For those who hurt today…

I take comfort in knowing that I’m not alone in today’s big feelings about loss. I’m exploring the depth of pain felt by those whose country celebrates gains that for them, meant unfathomable loss of culture, family and land. I’m stunned by where we are now as nation – each to their corners today so that more survive the month. This is the season our ancestors globe-wide celebrate light. What I take from this day is how gratitude resides in us, giving us hope. Allowing us to celebrate the subdued light of this harsh and beautiful season.

I have 4 who will spend the day alone; two single people, and two married in separate nursing facilities (mom and dad). It hurts. I see you hurting too. You’ve lost people you love. You have loved ones in ICU. You can only visit today at an assigned time, touching hands through a pane of glass. You, yourself are alone. The depth of collective loss is so deep we can’t reach the bottom in a day. We will be processing this for months to come. I don’t even know “you.” But I spend this Thanksgiving Day with you.

Happy Love Day–take a risk

Vulnerability is the act of willingly walking into a dark, cold space, knowing the benefits will outweigh the risks. We walk into dark spaces on accident all the time. Vulnerability is going in with purpose. The purpose is healing, connection, gratitude, wholeness, empathy and love. One reason to choose vulnerability when possible is simply so that you’re better prepared the next time the lights go out. But the outcome of vulnerability is access to your best self.

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One of the Great Ones

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My dog died.  Gebo died.  That still sounds strange.  It’s not yet real.  Two days after he died we hosted a lively and fun, touching Thanksgiving full of goodness.  Our eldest generation shared beautiful, heart-warming prayers of gratitude before dinner.  After dinner, pie and gingerbread houses, I was packing up tableware lent from my parents.  I struggled with a small white box, not able to open it and unsure what it was.  On the bottom I found a label and read, “Gebo.”  I put it down, not breathing, and walked directly into the arms of a cousin who would understand such things.  My dad had kindly picked up his remains on the way over, but had not yet found the right time to present us with our beloved pet.  Though perhaps not the best delivery, a day of thanksgiving was the right day.  Experiencing tough moments sometimes helps us realize what will give us strength in future hard times.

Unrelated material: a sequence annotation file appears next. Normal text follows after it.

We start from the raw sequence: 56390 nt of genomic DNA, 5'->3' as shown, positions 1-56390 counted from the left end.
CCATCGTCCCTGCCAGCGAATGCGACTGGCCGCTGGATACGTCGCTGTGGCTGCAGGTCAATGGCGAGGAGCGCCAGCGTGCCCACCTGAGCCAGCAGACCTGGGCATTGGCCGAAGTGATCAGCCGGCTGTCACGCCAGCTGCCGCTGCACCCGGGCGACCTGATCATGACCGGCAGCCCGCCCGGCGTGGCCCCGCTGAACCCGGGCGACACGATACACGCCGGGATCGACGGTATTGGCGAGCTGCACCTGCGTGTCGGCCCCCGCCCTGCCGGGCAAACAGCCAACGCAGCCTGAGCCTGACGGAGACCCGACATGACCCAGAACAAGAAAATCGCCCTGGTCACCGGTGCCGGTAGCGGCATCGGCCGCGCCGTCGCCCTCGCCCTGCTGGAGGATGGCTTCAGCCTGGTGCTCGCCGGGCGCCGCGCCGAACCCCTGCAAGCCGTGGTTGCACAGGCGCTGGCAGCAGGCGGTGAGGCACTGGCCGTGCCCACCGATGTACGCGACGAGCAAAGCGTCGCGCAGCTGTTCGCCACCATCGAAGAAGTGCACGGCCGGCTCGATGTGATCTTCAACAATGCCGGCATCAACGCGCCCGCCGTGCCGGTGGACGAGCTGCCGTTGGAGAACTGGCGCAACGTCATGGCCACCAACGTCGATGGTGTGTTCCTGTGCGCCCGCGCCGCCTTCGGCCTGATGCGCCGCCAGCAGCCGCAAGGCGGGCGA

Sad-sweet nostalgia surfaced over the ensuing days.  I called his name to clean up dinner scraps a few times, and our 2-year-old asked a dozen times of his whereabouts.  Then my mom went into the hospital with more health issues (she is ok), and I longed for his soft scruff to catch some worried tears.  I’ve done some weird things, like sitting on a dock at sunset, letting my hand pet the air where he would have sat beside me.  My husband admits he has reached out to pet him in the empty passenger seat of his truck too.  I started writing this a week ago.  Today I started editing and realized I had to change every verb to the past tense.  His goneness settles in more everyday.

At the same time, I don’t always miss him because I forget he’s gone.  I mistook a pile of dark laundry for him last week.  His picture is in my phone, and I talk to it.  This would have been appeared weird a few years ago but these days I can get away with it.  I saw a coyote near my yard today and I am pretty sure he was checking on us for Gebo.  See, its a mix of intentionally forgetting he’s gone and loftily believing he’s still around.  I had my weeks of endless tears.  Now I soothe myself by forgetting somedays, and remembering others.

When I do remember he died, I sweat; a surge of hurt.  I can level the thermostat as long as I keep believing he’s in my phone, or in the coyote; anywhere but that white container.  As long as I avoid a few thoughts, most Christmas specials, and that dam song on the radio about the kid who wants to buy his mom shoes before she dies, I live peacefully with his memories and his presence.  I’ll accept his passing enough by spring to memorialize him; spread his ashes in favorite places, tell stories with the kids, plant a tree and float some lanterns to heaven.